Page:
Prairie Stash

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Re: Is it too late for me? (I am Canadian)
« Reply #11 on: January 23, 2018, 11:38:58 AM »
At 30 with $140,000.

If you visit the rule of 72 (time it takes money to double is 72/rate), assuming 7% returns after inflation (1950-2009 the S&P returned 7% after inflation including dividends).  At age 60 it will be 1,120,000 which yields about $45k/year (inflation adjusted already by using real returns). On top of that you'll get CPP of about $10k/year. At age 60 you'll have more money than you do today. These are rough numbers to illustrate the power of time.

The point is that a stash of $140k at age 30 is enough to retire on at age 60, if its invested. How much younger you retire is up to you and how much you save vs. spend.

Welcome to the forum.

BTDretire

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Re: Is it too late for me? (I am Canadian)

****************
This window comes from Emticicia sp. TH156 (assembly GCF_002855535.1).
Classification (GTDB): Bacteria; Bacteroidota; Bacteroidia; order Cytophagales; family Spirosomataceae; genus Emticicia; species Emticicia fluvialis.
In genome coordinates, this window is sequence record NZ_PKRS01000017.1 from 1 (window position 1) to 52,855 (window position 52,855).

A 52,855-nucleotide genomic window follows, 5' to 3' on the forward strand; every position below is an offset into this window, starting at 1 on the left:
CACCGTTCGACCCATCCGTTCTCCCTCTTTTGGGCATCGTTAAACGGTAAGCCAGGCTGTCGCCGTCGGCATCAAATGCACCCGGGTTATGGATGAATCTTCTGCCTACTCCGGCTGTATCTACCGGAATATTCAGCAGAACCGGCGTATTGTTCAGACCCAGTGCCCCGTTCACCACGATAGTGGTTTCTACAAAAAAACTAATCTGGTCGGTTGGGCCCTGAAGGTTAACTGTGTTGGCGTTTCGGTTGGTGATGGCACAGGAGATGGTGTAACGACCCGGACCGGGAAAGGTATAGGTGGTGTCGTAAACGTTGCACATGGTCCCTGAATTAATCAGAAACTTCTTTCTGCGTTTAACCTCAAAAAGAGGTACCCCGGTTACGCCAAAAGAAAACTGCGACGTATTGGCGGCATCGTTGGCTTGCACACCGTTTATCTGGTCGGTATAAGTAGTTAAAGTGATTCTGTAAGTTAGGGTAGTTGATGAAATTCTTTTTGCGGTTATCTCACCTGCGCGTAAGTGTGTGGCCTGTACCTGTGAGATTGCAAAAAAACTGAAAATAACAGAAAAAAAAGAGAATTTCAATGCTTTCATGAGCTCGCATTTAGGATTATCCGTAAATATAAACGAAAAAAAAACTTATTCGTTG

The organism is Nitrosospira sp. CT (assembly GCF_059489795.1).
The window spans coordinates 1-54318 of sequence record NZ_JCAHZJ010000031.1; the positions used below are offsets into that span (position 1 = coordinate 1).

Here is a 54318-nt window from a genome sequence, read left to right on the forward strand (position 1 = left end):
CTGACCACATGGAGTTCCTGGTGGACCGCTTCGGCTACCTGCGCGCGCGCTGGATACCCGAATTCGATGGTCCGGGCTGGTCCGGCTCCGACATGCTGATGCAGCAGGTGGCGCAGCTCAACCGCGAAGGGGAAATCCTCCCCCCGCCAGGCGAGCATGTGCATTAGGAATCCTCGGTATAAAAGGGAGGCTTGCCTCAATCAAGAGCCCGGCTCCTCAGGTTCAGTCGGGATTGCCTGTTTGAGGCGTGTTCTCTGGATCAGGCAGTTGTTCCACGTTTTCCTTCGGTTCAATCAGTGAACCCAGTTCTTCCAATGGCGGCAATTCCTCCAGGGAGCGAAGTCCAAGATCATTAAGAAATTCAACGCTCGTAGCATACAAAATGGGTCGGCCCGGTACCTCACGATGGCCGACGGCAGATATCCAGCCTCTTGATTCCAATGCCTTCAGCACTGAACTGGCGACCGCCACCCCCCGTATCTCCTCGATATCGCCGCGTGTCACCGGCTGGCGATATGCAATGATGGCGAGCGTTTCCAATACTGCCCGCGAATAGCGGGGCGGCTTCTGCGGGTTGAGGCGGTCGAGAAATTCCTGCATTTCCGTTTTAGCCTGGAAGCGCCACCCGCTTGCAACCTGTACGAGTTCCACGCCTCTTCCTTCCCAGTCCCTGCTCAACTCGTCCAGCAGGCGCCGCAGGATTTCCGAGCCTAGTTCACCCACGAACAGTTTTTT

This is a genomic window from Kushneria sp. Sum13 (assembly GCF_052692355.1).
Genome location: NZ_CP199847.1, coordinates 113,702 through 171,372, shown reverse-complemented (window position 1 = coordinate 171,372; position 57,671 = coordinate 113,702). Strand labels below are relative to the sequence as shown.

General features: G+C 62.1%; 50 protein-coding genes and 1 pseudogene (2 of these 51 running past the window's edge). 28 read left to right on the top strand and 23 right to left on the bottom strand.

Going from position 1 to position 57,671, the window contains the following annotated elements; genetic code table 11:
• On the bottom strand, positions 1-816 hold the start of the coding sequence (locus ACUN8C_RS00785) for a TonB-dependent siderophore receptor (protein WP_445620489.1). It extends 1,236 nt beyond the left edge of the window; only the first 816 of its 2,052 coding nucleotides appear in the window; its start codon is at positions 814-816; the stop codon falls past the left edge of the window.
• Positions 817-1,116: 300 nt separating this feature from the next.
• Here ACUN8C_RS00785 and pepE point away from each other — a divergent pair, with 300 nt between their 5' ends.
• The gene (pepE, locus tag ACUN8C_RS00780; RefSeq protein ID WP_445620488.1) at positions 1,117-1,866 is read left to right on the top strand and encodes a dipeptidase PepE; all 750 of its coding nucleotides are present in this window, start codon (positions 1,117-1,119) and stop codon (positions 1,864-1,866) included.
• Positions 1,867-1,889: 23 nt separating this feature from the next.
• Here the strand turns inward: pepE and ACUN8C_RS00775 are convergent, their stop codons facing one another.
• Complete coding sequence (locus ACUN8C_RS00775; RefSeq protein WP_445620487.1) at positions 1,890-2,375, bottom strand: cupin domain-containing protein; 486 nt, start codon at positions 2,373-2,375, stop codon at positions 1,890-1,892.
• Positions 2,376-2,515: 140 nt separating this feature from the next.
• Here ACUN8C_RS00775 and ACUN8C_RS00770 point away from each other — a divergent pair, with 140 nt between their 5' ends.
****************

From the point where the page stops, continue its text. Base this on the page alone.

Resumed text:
« Reply #12 on: January 23, 2018, 01:18:19 PM »
At 30 with $140,000.

If you visit the rule of 72 (time it takes money to double is 72/rate), assuming 7% returns after inflation (1950-2009 the S&P returned 7% after inflation including dividends).  At age 60 it will be 1,120,000 which yields about $45k/year (inflation adjusted already by using real returns). On top of that you'll get CPP of about $10k/year. At age 60 you'll have more money than you do today. These are rough numbers to illustrate the power of time.

The point is that a stash of $140k at age 30 is enough to retire on at age 60, if its invested. How much younger you retire is up to you and how much you save vs. spend.